I’ve been taking some time this last 6 months to catch up with some compositional “chores”- remodeling some past pieces that I never quite felt had found their final form but that had serious value and promise. My Horn Sonata became a Horn Concerto in December, as I reported in my last blog entry. Now I have taken a piece written 17 years ago for the multi-media performance group Wild Cheetahs in Portland, Oregon and turned it into an ecstatic vocalise for cello and three percussionists. “Big Dancer” for soprano voice and two log drum players has become “Big Dancer at the Fire’s Mouth” for cello, 2 marimbists and 1 pecussionist.
The original piece was a dance-theater piece for soprano singer/actor and two percussionists playing seven gorgeous wooden log drums created by Nova Diversified- a Portland, Oregon art/craft company. They were playable art objects made for coffee tables and display that also sounded wonderfully funky. Like any good non-western instrument, each had a unique sound, timbre and tuning that was not quite standard or consistent, lending each instrument a quiet wildness that I really liked. My percussion friends in Wild Cheetahs offered to help publicize these wonderful instruments in return for a free set that they could use in concert. I was commissioned to write a piece for them to perform in concerts. I was able to keep a set for about 10 weeks while I experimented with them, fell in love with them, and came up with an invented scale and harmonic system based on their pitches and timbres. Then of course I had to turn them back over to the players which I hated to do!
In keeping with the log drum sounds and their “wildness” I chose a text from a Kung (Bushman) tribal shaman in Namibia that had been notated and included in a doctoral dissertation from Harvard in the 1970’s. “Just yesterday, friend, the giraffe came and took me again. God came and took me and said: Why is it that people are singing yet you’re not dancing? When he spoke, he took me with him and we left this place. We traveled until we came to a wide body of water. It was a river. He took me to the river. When people sing, I go into a trance. I trance and put N/um into people. For I am a big dancer…”
The text went on at considerable length with wonderfully intriguing details about lying at the fire’s mouth, then entering the fire and climbing “the threads of the wells…”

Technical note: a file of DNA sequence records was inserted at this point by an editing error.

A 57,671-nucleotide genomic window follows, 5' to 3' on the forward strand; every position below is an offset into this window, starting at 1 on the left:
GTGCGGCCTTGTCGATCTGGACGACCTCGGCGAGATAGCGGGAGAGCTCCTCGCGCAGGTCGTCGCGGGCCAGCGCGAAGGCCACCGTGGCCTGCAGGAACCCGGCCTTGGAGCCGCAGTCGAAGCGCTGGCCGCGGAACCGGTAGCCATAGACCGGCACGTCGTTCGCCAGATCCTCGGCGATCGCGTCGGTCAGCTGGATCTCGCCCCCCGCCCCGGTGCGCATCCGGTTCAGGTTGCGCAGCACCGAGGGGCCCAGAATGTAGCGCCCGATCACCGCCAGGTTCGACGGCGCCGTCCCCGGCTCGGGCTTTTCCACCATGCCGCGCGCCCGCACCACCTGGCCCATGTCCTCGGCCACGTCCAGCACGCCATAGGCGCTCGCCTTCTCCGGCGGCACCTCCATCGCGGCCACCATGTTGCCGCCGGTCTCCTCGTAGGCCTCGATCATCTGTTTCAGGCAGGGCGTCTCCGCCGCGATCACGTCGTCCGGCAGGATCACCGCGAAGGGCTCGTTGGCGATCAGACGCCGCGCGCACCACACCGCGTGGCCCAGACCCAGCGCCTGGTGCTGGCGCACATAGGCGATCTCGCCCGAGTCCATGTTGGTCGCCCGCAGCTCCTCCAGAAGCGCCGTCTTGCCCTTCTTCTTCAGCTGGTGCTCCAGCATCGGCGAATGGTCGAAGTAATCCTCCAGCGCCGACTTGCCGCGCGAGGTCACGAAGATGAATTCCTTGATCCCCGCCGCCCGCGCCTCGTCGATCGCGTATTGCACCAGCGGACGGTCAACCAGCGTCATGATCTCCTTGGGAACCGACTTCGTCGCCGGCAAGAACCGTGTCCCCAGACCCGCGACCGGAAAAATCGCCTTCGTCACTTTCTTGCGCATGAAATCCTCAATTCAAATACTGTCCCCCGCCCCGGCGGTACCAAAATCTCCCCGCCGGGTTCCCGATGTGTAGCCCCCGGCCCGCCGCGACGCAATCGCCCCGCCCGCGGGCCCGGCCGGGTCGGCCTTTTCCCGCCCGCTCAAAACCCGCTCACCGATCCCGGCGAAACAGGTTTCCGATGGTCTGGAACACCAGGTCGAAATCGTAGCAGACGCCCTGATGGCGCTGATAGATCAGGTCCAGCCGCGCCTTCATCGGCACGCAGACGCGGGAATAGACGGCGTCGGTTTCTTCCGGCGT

The log drums combined to create a sound a bit like surreal mbiras (thumb pianos) and in concert the singer sang as she moved and danced in costume like a entranced shaman.
By the time we had rehearsed, performed and toured the piece in a Wild Cheetah’s show for about 2 months, the strain of playing complex, busy, loud music on these delicate wooden instruments began to show. The pitches got “wilder”, the timbres “fuzzier” and finally the instruments just lost the ability to play the piece at all. We had found the outer musical limits of these beautiful art objects, and played them into destruction. There seemed to be a sort of poetic quality to this- like the shaman, they had exhausted themselves in their quest to create beauty, and now they needed to return to the fire themselves…
During performances I felt that the piece worked very well as multi-media theater. But when abstracted into pure aural listening on recording, I always felt that it lost something. It needed the visuals- the costume, dance, lighting, the live audience… I put it on the shelf and thought about it occasionally for 17 years.
When I returned to it a few weeks ago, I began by feeding it into the Finale software program and listening to the piece using marimba and vocal sounds. I tried other instruments- bassoon, baritone sax, even electric guitar, to replace the voice. Finally I tried cello and something clicked, as though the piece had found the sound it had been looking for all these years.
I quickly began editing by eraser- chopping out measures- even whole phrases- that didn’t need to be there in the absence of theatrical movement or even words. A few places received some repeated gestures or measures, but by and large it was a matter of pruning a slightly overly indulged bush until it began to show a new kind of compositional shape and flow. Even without the funky timbres of the original log drum instruments, the harmonic system still worked well and retained some of the wildness of the original. And I am toying with the idea of asking the marimba players to help me experiment with “prepared marimba”- placing dobs of putty or beanbags on various bars to change the timbre of them from pure to impure… western to non-western…
The cellist gets to play 10 minutes of ecstatic, upwardly climbing lines- Scriabin for cello perhaps- accompanied by these marimbas, a rough rattle and a vibraslap…
Listen to the sound clip here as performed by my trusty HP laptop.
So, who out there wants to premiere this new incarnation of a mystical shaman’s dance?